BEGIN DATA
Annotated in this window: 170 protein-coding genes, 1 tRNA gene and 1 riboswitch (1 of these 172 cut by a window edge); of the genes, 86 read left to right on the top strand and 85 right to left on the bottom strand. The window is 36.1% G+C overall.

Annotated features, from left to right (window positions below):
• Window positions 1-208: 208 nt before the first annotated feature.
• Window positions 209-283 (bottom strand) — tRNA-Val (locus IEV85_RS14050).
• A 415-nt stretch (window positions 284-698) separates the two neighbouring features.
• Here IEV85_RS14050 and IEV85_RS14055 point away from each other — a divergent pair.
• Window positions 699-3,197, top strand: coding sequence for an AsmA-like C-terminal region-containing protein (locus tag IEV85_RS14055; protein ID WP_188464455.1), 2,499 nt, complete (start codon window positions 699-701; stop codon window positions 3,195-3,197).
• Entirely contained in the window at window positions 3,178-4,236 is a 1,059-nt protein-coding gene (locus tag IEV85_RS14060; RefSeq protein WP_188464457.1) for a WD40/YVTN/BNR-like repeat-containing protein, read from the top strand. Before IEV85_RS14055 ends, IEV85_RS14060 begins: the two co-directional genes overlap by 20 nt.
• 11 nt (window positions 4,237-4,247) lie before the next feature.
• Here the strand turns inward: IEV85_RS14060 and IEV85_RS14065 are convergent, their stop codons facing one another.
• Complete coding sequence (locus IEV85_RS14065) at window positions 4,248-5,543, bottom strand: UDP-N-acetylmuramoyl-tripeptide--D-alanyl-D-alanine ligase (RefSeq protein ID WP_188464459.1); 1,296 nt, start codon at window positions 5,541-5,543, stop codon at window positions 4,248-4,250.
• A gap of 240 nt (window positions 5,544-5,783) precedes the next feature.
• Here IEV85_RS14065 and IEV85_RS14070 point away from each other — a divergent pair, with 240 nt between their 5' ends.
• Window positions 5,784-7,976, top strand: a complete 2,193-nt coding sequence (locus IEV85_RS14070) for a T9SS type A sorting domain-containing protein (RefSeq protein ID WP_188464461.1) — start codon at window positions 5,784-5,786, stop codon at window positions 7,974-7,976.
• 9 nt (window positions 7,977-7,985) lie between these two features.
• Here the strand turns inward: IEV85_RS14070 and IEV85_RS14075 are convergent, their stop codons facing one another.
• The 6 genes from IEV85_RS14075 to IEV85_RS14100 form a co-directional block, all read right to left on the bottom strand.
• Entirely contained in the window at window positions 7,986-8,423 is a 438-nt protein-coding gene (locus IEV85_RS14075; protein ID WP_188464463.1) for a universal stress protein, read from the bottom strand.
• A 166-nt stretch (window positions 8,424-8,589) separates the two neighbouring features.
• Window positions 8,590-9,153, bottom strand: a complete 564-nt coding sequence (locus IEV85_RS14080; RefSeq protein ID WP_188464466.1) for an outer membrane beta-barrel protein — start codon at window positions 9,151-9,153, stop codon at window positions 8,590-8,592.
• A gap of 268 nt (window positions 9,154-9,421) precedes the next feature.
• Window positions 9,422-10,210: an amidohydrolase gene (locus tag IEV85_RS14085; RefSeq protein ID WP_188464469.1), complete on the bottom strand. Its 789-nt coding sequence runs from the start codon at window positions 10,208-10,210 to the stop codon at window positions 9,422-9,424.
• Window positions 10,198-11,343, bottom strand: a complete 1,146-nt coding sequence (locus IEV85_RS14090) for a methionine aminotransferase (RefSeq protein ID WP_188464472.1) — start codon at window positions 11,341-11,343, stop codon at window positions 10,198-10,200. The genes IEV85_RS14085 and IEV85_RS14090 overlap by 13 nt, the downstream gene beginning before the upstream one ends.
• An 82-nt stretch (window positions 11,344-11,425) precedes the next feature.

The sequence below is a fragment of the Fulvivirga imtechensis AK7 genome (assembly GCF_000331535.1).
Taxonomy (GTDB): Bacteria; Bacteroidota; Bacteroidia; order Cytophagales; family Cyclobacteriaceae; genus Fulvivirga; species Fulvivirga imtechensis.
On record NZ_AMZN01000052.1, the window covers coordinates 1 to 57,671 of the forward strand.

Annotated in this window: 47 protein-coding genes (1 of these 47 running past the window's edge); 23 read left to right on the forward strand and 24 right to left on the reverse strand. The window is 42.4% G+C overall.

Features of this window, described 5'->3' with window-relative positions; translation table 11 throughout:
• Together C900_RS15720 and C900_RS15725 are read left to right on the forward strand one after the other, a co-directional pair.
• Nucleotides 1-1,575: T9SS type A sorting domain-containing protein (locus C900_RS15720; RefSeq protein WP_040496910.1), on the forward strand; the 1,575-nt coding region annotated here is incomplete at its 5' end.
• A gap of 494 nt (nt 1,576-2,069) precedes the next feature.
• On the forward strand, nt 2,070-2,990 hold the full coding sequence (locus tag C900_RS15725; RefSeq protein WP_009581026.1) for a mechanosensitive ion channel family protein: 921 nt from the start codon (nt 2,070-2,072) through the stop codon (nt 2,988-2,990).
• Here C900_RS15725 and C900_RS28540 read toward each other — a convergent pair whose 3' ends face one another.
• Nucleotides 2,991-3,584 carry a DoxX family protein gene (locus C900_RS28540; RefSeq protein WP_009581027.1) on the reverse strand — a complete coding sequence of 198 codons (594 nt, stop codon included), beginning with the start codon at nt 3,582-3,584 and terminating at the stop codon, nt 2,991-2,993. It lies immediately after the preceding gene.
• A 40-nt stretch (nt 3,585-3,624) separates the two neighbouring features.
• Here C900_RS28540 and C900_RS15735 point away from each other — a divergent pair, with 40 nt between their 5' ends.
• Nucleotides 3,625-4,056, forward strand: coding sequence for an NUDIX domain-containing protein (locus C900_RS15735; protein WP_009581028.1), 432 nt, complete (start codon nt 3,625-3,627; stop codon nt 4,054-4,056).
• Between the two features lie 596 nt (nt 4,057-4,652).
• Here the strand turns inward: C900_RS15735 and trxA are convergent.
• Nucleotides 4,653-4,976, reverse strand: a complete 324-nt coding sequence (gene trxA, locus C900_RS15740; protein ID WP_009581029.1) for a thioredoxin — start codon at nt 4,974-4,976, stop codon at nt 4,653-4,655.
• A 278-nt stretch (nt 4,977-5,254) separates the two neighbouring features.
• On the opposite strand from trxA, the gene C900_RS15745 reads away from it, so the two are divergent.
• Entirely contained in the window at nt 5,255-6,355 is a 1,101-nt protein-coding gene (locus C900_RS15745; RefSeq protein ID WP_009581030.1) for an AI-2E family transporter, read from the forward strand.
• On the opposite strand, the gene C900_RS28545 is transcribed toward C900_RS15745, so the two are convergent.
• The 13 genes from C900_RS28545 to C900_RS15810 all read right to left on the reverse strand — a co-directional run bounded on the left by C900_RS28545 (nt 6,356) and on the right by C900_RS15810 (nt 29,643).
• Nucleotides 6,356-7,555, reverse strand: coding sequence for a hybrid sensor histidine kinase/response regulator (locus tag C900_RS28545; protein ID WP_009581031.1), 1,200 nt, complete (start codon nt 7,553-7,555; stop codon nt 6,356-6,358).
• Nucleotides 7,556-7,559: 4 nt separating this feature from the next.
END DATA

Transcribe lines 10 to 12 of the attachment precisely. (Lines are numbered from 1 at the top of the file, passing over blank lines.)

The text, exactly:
• Here the strand turns inward: IEV85_RS14060 and IEV85_RS14065 are convergent, their stop codons facing one another.
• Complete coding sequence (locus IEV85_RS14065) at window positions 4,248-5,543, bottom strand: UDP-N-acetylmuramoyl-tripeptide--D-alanyl-D-alanine ligase (RefSeq protein ID WP_188464459.1); 1,296 nt, start codon at window positions 5,541-5,543, stop codon at window positions 4,248-4,250.
• A gap of 240 nt (window positions 5,544-5,783) precedes the next feature.